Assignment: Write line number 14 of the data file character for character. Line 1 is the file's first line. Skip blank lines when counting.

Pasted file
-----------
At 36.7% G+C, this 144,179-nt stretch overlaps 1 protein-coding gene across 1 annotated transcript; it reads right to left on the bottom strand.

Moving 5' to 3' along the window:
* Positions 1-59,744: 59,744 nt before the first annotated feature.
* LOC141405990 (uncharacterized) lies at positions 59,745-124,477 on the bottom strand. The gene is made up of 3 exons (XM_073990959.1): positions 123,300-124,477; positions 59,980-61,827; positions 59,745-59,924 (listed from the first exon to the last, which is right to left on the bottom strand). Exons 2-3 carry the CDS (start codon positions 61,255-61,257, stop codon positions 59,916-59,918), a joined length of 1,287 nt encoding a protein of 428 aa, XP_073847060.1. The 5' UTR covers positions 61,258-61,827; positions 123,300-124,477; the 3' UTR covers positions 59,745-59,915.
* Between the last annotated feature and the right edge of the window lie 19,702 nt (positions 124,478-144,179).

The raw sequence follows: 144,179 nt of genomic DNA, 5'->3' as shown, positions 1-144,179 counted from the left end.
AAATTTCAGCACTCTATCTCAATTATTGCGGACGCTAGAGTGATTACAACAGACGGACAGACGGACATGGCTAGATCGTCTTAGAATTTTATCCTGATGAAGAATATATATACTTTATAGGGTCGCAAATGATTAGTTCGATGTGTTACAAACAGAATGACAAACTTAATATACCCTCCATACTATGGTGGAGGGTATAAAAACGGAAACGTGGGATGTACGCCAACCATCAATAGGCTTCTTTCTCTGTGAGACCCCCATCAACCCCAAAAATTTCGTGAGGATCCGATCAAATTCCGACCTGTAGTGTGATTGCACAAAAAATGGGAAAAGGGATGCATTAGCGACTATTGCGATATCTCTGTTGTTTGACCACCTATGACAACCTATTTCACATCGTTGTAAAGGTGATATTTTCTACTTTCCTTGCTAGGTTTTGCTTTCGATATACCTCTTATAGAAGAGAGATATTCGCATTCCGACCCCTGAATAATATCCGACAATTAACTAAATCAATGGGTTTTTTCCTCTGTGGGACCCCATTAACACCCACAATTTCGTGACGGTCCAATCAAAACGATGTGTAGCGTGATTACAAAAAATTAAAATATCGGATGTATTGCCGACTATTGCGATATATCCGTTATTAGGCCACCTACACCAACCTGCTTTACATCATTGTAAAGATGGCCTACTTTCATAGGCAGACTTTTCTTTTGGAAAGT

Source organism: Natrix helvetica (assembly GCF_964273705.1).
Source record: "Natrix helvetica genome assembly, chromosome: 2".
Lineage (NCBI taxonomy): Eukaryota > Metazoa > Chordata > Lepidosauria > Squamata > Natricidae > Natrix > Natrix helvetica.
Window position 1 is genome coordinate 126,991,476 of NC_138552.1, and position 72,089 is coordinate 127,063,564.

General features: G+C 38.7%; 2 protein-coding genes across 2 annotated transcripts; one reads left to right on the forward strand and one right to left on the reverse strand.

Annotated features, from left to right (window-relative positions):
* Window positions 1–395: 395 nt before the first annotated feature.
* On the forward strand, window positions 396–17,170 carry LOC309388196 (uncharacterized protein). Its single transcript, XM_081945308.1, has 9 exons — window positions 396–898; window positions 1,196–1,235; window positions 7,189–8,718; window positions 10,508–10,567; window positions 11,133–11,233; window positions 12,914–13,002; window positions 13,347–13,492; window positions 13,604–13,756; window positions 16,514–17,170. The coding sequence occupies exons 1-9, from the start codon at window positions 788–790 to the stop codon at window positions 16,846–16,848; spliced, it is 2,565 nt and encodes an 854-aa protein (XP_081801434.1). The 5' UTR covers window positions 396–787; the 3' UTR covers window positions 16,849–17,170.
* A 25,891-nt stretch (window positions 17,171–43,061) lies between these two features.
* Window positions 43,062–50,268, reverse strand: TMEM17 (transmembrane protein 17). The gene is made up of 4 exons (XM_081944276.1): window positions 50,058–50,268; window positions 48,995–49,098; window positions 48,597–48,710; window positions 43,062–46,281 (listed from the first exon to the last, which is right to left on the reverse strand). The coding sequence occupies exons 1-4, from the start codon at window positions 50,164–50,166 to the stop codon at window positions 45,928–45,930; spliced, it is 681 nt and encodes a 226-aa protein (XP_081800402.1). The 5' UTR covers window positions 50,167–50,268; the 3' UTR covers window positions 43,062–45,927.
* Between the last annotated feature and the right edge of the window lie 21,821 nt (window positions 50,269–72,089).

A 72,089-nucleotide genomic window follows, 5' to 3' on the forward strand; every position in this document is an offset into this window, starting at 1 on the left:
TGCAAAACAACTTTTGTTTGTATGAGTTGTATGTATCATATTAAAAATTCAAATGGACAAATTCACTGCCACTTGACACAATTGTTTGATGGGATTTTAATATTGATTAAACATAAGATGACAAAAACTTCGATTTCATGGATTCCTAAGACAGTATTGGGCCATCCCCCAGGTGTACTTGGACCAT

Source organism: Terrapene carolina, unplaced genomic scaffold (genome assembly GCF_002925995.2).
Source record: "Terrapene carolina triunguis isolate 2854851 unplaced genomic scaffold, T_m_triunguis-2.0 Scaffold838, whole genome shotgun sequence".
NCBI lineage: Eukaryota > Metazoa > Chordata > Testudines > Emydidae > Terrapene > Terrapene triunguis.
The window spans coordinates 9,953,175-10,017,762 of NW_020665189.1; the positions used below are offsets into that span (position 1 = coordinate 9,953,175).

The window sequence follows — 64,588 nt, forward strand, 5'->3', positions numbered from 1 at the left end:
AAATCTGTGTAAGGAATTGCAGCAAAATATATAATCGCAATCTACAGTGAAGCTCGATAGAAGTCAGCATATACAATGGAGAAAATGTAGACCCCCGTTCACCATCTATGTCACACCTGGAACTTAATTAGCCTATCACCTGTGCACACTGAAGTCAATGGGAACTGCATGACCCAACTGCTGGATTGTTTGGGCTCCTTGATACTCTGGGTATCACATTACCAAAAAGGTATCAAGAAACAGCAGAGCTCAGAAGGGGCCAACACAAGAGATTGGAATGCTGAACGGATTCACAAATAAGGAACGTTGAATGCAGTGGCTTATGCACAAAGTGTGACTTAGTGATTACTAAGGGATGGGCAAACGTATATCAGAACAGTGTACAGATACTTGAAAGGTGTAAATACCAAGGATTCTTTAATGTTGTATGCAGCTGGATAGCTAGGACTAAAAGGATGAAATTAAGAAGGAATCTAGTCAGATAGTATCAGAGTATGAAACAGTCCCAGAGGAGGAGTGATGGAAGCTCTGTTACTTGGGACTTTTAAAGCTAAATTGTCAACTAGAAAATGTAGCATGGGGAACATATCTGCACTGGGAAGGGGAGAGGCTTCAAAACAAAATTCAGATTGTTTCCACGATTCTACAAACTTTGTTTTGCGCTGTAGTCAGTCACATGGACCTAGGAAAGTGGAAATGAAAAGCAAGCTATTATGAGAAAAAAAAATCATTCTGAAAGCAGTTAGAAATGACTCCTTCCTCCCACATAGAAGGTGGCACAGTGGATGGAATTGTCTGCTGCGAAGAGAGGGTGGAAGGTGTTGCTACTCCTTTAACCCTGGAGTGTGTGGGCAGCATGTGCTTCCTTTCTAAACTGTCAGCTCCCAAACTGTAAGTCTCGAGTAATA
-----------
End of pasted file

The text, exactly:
* Window positions 1–395: 395 nt before the first annotated feature.